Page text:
• Determine the college recreational sports facilities and programs that international students are using and their perceived level of satisfaction.
  • Measure perceived personal gains as a result of participation.

To meet these objectives, the investigator, in collaboration with the Office of International Education, surveyed all (n=3,613) international students enrolled at The Ohio State University during the spring quarter of 2007. All international students received an electronic survey, which they were asked to complete and electronically submit. Seventy-three students followed through with the request.

Table 1. Respondent Student Status



graduate student



professional student



undergraduate student



no response






Table 2. International Student Participation and Satisfaction






standard deviation

adapted recreational sports




age group and camps








fitness programs








outdoor adventure center





sport clubs




Satisfaction: 5=Very Satisfied, 1=Very Dissatisfied

Key findings from the investigation also included:

  • 84.9% of respondents reported using the main recreational facility on campus (Recreation and Physical Activity Center)
  • International students who use the facilities, programs, and services do so less than their typical student peers
  • Extremely high percentages of respondents reported gains in self-esteem (75.9%), life skills (64.9%), and social interactions (61.7%) as a result of participation

The results of this study confirm the hypothesis that international students use The Department of Recreational Sports programs, facilities, and services less often than their college peers. However, 84.9% of the responding international students did report using the Recreational and Physical Activity Center, which indicates some awareness and interest in recreational sports. A limitation of the study is the extremely low (2.0%) survey return rate. In most cases, this would be considered unacceptable. Nevertheless, this study was a start at understanding the recreational sports needs of international students. Obviously, a much higher return rate is needed. Additionally, it is suggested that future research on international students include focus groups.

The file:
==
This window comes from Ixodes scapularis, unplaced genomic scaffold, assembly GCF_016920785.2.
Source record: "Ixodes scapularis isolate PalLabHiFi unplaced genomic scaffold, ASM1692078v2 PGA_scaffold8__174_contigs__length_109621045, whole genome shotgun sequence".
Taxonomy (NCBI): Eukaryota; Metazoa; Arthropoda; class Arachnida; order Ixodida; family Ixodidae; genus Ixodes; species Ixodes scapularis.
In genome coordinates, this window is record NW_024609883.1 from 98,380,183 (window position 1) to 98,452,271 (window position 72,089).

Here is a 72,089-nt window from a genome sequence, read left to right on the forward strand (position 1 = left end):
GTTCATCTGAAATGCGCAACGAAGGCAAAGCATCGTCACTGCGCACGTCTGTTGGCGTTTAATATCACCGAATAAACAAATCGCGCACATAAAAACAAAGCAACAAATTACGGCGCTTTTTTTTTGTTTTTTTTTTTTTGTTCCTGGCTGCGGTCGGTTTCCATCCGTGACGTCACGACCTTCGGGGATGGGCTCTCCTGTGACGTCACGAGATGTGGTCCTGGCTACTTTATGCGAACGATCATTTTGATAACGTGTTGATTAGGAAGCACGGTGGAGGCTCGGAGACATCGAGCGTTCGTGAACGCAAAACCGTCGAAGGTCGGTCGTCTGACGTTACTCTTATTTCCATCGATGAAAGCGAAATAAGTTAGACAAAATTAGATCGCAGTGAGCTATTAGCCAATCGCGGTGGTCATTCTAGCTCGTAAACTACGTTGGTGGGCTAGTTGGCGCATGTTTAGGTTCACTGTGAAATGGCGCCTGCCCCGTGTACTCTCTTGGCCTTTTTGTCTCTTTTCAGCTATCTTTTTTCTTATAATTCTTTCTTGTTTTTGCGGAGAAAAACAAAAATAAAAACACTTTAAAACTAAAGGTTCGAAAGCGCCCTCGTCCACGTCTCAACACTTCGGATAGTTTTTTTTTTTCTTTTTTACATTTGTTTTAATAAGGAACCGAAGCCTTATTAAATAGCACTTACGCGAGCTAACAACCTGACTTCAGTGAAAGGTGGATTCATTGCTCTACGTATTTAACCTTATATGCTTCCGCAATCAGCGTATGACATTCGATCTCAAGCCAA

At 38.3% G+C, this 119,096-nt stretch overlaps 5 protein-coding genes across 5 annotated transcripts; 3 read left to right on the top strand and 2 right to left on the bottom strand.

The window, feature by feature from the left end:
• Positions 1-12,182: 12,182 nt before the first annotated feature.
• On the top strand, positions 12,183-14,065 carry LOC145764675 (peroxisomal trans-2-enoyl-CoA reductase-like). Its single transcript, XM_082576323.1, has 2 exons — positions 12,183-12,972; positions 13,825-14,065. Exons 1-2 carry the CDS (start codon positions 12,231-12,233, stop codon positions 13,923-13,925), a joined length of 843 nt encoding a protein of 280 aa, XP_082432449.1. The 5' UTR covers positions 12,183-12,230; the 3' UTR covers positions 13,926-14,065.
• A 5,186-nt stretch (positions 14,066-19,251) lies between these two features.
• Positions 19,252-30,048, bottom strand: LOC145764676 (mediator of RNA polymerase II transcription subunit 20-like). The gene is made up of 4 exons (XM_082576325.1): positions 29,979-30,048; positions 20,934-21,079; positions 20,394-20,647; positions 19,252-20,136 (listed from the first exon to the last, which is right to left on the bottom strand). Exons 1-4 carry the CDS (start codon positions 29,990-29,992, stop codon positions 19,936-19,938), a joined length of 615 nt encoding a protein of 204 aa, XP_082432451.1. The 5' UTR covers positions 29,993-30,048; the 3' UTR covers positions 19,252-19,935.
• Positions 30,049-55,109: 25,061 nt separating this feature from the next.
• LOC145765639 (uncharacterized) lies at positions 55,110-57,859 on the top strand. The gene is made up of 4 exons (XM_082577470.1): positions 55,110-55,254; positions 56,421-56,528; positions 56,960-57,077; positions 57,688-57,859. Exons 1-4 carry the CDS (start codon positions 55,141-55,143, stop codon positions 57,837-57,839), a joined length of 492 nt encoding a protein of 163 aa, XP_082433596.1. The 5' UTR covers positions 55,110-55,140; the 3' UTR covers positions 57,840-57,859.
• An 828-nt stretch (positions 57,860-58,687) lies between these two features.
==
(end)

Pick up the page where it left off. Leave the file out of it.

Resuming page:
In order to increase the frequency and variety of program, facility, and service areas that international students are involved in, recommendations were made by the researcher. First, international students must be better educated about the Department and the vast variety of programs and services available. Marketing that is specifically directed toward international students may help in this endeavor. Specifically, the presence of a Department of Recreational Sports professional staff member at the international student orientation, or a presentation to this group, may provide ample information and interest to increase involvement. Finally, greater collaboration with other campus departments that frequently serve international students may increase awareness and participation. This collaboration may be in the form of specific recreational sports events or the use of recreational sports facilities to host other international programming. In summary, to better serve the recreational sports needs of international students on college campuses, ongoing research, qualitative and quantitative, needs to be conducted and reported.

Article summary provided by The National Research Institute for College Recreational Sports and Wellness. Tyler L. Fortman, GAA and Danell J. Haines, Ph.D.


Boyer, E. (1987). College: The undergraduate experience in America. New York: Harper & Row.

Cheng, S. T. (2004). A comparison of recreational sports and leisure time participation of college/university students in China, Japan, Korea, Iran, the United States, and Canada-with students in the Republic of China (Taiwan). Recreational Sports Journal, 30: 30-39.